No matter what subject matter, their stories are similar. They started using Facebook Groups because they’re easy to set up but limitations regarding control and data ownership surfaced over time. Eventually they were compelled to find a more robust solution for their tribe.
In this post, we examine the pros and cons of Facebook Groups for building your community.
- Simple set up
- Many users already have Facebook
- Email alerts
- Privacy options: open, closed, or secret
- Good for small, closely knit groups (e.g., family)
- Easy to embed rich media such as photos and videos
- Mobile support
- Many people don’t have Facebook, no longer use Facebook, or don’t check Facebook routinely
- Content “disappears” after user scrolls past it
- Group content competes against other content in the user’s Facebook stream which is often more provocative
- Limited control over functionality
- Limited control over the data (e.g., data cannot be exported)
- Does not integrate with your website or URL
- Users are confused between a Facebook page (typically large and public) and a Facebook group (typically small and private)
Facebook Groups’ greatest strength is their cost (free!) and ease of set up. However, we’ve found that engagement tends to be lower, less serious, and short term on Facebook Groups compared to forum communities. Perhaps that’s because it’s easier to scroll through Facebook mindlessly rather than actively engage. Facebook does a great job with rich media and mobile support but a good forum platform offers similar functionality.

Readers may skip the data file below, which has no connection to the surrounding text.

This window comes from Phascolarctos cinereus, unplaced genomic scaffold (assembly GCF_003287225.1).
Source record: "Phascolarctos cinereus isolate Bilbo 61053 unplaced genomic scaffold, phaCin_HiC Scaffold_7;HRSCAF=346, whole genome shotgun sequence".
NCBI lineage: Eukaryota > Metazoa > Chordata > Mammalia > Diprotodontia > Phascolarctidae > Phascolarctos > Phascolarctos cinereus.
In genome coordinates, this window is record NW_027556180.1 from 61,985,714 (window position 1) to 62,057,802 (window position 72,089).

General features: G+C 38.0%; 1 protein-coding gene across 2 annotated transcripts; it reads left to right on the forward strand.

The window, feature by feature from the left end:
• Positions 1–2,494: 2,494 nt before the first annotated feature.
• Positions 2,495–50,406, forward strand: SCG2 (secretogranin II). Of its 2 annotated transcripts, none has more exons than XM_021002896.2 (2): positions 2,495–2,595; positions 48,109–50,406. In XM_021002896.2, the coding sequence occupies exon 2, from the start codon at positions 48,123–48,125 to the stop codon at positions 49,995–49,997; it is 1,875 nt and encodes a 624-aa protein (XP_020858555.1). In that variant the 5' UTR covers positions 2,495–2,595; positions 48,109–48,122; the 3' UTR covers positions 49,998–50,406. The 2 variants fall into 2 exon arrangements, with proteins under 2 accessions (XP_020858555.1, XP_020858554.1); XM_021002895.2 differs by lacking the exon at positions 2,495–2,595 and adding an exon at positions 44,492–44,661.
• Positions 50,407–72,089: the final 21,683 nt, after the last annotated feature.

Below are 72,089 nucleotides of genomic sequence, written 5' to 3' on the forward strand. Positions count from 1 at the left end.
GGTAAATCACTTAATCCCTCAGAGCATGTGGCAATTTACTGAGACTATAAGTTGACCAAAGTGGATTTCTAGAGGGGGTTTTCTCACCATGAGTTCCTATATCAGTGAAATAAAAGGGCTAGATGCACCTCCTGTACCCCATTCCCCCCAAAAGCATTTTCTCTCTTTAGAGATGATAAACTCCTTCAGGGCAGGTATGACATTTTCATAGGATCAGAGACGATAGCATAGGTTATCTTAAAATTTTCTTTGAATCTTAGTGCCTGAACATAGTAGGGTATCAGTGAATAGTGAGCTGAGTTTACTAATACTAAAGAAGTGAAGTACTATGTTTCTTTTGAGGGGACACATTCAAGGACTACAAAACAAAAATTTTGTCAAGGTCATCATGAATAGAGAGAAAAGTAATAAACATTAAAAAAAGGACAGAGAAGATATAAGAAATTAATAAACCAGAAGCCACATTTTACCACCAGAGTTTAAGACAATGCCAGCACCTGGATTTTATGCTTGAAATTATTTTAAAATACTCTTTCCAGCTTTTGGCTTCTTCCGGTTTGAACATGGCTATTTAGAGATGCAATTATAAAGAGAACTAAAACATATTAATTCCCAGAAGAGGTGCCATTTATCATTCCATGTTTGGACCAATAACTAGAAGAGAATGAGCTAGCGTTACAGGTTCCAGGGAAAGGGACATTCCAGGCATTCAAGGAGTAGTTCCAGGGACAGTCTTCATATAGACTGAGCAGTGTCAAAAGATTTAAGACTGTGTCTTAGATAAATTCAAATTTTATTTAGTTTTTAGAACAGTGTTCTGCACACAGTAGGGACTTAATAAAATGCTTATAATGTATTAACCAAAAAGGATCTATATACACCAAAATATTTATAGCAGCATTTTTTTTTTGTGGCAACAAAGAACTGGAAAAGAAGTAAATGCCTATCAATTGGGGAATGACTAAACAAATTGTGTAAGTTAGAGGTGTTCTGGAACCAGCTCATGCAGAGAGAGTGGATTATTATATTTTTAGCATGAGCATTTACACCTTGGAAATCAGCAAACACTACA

In our experience, the biggest drawback to Facebook Groups is that, without fail, prominent members of the tribe do not use Facebook. This might be hard to believe for Facebook power users but we’ve seen it happen many times! We’ve also talked to users who say they prefer to post sensitive information on their own site instead of inside of Facebook’s walled garden.
A Facebook Group is a simple, low friction option to create a new community. But “free” services often have hidden costs. We believe this is true with Facebook Groups because people tell us they feel “locked in.” For increased community engagement—where both site owners and users have a strong sense of control—a hosted forum seems to provide more flexibility over the long-term.